Wednesday, July 23, 2008


VirtualBox is an x86 virtualization package originally created by Innotek, and now being developed by Sun Microsystems.

VirtualBox helps us to load and run an operating system on an existing operating system. The operating system on which VirtualBox is installed is called the host OS, and the OS running on the host with the help of VirtualBox is called the guest.

For example, consider a machine with the Windows XP operating system loaded on it, VirtualBox can be installed on this, and another OS, such as Fedora or Solaris can be loaded via the VirtualBox. Here Windows XP is the host OS and the other OS (Fedora, Solaris) becomes the guest.

A free copy of VirtualBox can be downloaded from here.

Further VirtualBox manages the guest OS on the host OS using the concept of a Virtual Machine. Well here comes the tricky part, any OS requires primarily three things.

  • A Processor to run the various tasks
  • A memory unit, commonly known as the RAM
  • Some storage space, basically available on the hard disk

Whenever a guest OS is installed on a host, the VirtualBox takes care that the guest receives these three resources whenever the OS runs.

VirtualBox manages the processor, without any user-interference, however coming to the RAM and the Storage Space, user discretion is required, as we will be seeing a little latter.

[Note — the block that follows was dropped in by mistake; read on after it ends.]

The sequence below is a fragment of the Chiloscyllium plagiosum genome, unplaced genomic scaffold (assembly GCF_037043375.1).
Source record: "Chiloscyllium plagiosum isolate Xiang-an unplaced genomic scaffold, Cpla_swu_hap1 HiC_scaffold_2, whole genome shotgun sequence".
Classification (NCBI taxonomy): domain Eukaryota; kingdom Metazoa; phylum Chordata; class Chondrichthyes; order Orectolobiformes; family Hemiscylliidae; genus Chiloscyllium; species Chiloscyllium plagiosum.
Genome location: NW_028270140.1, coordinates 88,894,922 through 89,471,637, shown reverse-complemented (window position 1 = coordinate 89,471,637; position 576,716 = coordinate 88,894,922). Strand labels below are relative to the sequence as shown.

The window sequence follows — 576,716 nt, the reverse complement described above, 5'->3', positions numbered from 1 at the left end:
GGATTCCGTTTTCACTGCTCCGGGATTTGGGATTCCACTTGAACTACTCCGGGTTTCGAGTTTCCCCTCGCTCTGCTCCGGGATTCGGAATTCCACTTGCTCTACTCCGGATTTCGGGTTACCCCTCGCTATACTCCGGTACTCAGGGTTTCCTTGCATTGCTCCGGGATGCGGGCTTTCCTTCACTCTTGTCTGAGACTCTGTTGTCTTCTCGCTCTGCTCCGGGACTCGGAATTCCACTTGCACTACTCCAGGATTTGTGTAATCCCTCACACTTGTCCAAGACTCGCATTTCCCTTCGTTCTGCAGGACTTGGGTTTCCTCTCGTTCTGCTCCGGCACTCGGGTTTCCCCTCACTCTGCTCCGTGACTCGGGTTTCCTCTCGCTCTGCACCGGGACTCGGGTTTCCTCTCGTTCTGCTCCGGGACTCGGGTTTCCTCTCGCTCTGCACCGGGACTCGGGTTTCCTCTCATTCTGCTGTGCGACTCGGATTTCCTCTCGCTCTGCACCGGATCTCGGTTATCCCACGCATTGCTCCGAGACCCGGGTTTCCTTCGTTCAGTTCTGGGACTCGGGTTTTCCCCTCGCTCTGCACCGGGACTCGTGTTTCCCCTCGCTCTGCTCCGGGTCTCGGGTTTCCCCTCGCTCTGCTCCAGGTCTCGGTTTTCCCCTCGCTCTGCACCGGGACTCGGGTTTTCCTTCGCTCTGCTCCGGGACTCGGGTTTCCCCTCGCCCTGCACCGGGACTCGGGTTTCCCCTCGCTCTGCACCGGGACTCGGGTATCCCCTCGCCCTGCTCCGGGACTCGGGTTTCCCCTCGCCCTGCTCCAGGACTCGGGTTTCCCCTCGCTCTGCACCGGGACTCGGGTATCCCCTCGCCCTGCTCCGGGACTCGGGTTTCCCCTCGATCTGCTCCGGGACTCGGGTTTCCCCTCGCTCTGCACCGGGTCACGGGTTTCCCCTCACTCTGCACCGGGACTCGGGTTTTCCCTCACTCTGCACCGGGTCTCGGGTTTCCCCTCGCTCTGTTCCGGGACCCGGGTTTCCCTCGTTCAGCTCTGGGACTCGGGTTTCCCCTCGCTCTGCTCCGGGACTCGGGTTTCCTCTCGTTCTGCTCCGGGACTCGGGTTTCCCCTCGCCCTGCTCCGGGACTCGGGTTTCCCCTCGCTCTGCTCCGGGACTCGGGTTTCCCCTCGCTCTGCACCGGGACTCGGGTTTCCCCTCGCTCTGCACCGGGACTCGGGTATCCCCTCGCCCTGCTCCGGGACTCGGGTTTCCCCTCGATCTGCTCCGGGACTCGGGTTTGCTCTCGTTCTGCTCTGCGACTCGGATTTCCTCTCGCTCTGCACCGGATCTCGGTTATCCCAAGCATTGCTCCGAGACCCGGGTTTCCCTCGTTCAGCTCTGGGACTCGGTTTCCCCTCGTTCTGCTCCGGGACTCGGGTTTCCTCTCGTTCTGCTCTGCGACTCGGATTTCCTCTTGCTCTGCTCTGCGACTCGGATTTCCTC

Steps for starting up a virtual OS

Create a new VM using Machine->New or the New icon available on the screen.

Follow the wizard, which will be first asking for the name and type of the OS being installed, this will entirely depend on guest OS which you will be installing.

Next the amount of RAM to be reserved for the operating system will be asked, this will depend on your machine and how much you would like to spare.

Remember! The RAM which is reserved here will not be available to the host, when the guest is running. That is if you reserve 512 MB from a 2 GB RAM, the available RAM to the host will be only 1.5 GB as long as the guest is running, however this will be returned once the guest is closed.

Caution!!! Your host will also be requiring memory while the guest is running, never lower the RAM for the host significantly, this will lead to insufficient memory for the host, and as a result it might lead to errors.

Now comes the best part that VirtualBox has to offer. It allows us to create a virtual hard-disk, more specifically reserve some space on our hard-disk for the guest OS. Here an *.vdi image will be created at the specified place.

Here an existing *.vdi can be mounted by clicking the Existing button and then adding it to the list via the Add button and then Select it.

Or a new *.vdi image can be created by clicking the New button. The wizard will ask you whether a static image or a dynamic image is to be created. A static image is one where the entire memory is allocated at one go, whereas on the other a dynamic image is one where a maximum amount is specified, but the size increases as the data is added onto the guest OS. For example consider 25 GB is allocated for the guest. In static the entire 25 GB will be a single *.vdi image, where as in dynamic the basic installation will take some space, and latter as files are added the size will increase.